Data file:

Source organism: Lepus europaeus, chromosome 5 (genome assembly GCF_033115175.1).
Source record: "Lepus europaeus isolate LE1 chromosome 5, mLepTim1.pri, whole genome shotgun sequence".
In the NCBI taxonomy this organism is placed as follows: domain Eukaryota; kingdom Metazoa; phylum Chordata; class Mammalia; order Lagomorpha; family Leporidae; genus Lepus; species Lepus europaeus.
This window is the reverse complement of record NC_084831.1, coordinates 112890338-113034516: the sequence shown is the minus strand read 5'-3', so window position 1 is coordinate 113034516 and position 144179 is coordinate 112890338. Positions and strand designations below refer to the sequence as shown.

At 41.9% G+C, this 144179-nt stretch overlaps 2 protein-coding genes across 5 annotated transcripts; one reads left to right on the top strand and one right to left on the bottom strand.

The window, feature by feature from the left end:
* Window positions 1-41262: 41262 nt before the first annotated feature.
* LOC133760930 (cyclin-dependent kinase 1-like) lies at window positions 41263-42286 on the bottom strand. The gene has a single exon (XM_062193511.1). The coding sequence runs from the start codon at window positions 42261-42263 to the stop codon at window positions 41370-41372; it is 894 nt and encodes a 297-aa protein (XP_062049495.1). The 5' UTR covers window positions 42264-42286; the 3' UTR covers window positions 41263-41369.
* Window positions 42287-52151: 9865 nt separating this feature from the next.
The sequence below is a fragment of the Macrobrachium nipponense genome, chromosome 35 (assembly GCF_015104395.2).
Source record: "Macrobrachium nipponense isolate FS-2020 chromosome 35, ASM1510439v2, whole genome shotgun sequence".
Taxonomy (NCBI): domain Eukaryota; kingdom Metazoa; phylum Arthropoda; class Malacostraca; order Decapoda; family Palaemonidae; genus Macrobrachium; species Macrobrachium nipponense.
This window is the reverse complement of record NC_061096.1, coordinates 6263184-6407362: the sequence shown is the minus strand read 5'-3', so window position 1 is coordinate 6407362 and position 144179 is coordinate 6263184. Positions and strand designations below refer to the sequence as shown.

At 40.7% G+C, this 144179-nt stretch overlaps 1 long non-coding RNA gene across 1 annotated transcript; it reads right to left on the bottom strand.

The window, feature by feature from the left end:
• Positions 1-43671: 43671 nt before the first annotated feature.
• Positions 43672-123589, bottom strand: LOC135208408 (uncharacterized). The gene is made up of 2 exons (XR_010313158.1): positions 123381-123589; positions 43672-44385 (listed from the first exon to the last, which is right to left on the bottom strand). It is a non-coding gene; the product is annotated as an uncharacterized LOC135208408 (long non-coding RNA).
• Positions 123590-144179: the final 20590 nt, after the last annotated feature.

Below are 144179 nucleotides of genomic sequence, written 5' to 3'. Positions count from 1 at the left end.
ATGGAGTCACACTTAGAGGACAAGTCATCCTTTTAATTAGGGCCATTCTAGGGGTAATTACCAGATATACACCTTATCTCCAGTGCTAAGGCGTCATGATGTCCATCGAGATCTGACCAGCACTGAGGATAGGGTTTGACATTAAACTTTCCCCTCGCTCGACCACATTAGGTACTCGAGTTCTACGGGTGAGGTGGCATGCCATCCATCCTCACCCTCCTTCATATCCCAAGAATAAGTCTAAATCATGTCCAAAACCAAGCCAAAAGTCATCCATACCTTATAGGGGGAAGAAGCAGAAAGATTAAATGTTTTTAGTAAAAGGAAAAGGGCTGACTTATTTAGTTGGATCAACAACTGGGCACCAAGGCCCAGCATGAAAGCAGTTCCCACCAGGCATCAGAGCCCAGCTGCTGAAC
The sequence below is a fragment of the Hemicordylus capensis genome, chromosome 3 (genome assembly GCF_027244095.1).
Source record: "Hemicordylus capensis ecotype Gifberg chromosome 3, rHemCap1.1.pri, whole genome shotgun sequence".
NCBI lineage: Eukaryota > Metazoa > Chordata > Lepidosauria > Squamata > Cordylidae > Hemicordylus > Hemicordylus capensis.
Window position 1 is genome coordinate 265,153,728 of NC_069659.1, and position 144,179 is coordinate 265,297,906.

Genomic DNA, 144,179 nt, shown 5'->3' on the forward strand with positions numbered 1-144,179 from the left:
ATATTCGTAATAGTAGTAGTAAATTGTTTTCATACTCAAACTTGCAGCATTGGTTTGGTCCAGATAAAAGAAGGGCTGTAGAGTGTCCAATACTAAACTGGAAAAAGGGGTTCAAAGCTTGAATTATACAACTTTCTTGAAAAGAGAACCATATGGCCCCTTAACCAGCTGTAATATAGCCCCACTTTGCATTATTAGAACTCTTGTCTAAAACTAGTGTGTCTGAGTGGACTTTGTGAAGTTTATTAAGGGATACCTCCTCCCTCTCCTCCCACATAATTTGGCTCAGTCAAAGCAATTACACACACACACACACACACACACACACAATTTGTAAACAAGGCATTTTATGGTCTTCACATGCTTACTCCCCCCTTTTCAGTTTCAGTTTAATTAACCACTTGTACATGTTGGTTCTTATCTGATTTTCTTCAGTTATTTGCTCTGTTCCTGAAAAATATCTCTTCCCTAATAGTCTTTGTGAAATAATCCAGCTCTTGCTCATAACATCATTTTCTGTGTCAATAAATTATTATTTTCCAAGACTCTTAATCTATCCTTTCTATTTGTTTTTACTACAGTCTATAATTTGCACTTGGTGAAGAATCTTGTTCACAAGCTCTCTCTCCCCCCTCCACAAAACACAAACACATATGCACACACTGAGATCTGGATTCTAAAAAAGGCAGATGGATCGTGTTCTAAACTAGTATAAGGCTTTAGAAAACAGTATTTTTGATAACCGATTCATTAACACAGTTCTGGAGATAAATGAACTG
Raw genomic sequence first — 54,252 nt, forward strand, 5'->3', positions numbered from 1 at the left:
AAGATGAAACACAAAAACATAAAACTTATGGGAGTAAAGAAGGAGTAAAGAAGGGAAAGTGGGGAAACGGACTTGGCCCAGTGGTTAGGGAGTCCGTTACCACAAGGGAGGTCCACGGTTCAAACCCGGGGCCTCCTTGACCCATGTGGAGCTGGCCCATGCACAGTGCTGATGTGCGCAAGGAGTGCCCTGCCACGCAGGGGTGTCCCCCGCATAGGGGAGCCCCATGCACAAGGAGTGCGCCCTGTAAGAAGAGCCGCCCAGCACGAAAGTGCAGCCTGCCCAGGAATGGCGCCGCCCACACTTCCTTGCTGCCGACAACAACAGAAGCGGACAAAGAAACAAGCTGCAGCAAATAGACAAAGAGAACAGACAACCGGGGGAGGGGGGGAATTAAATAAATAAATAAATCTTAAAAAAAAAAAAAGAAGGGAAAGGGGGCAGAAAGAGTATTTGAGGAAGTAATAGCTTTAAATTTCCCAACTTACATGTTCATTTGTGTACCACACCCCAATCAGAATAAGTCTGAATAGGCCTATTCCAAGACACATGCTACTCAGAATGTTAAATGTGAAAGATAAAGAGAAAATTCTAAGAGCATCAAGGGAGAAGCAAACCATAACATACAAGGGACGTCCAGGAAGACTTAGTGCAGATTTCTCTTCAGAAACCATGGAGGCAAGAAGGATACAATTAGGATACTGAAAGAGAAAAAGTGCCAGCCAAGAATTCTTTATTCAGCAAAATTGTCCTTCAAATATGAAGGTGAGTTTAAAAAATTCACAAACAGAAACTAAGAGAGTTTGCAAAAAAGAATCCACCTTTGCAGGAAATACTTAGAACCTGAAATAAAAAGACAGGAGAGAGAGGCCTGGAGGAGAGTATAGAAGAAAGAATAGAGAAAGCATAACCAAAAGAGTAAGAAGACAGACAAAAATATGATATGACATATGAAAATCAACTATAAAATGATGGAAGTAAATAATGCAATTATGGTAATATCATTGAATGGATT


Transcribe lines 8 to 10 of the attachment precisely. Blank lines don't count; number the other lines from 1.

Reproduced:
* LOC133760930 (cyclin-dependent kinase 1-like) lies at window positions 41263-42286 on the bottom strand. The gene has a single exon (XM_062193511.1). The coding sequence runs from the start codon at window positions 42261-42263 to the stop codon at window positions 41370-41372; it is 894 nt and encodes a 297-aa protein (XP_062049495.1). The 5' UTR covers window positions 42264-42286; the 3' UTR covers window positions 41263-41369.
* Window positions 42287-52151: 9865 nt separating this feature from the next.
The sequence below is a fragment of the Macrobrachium nipponense genome, chromosome 35 (assembly GCF_015104395.2).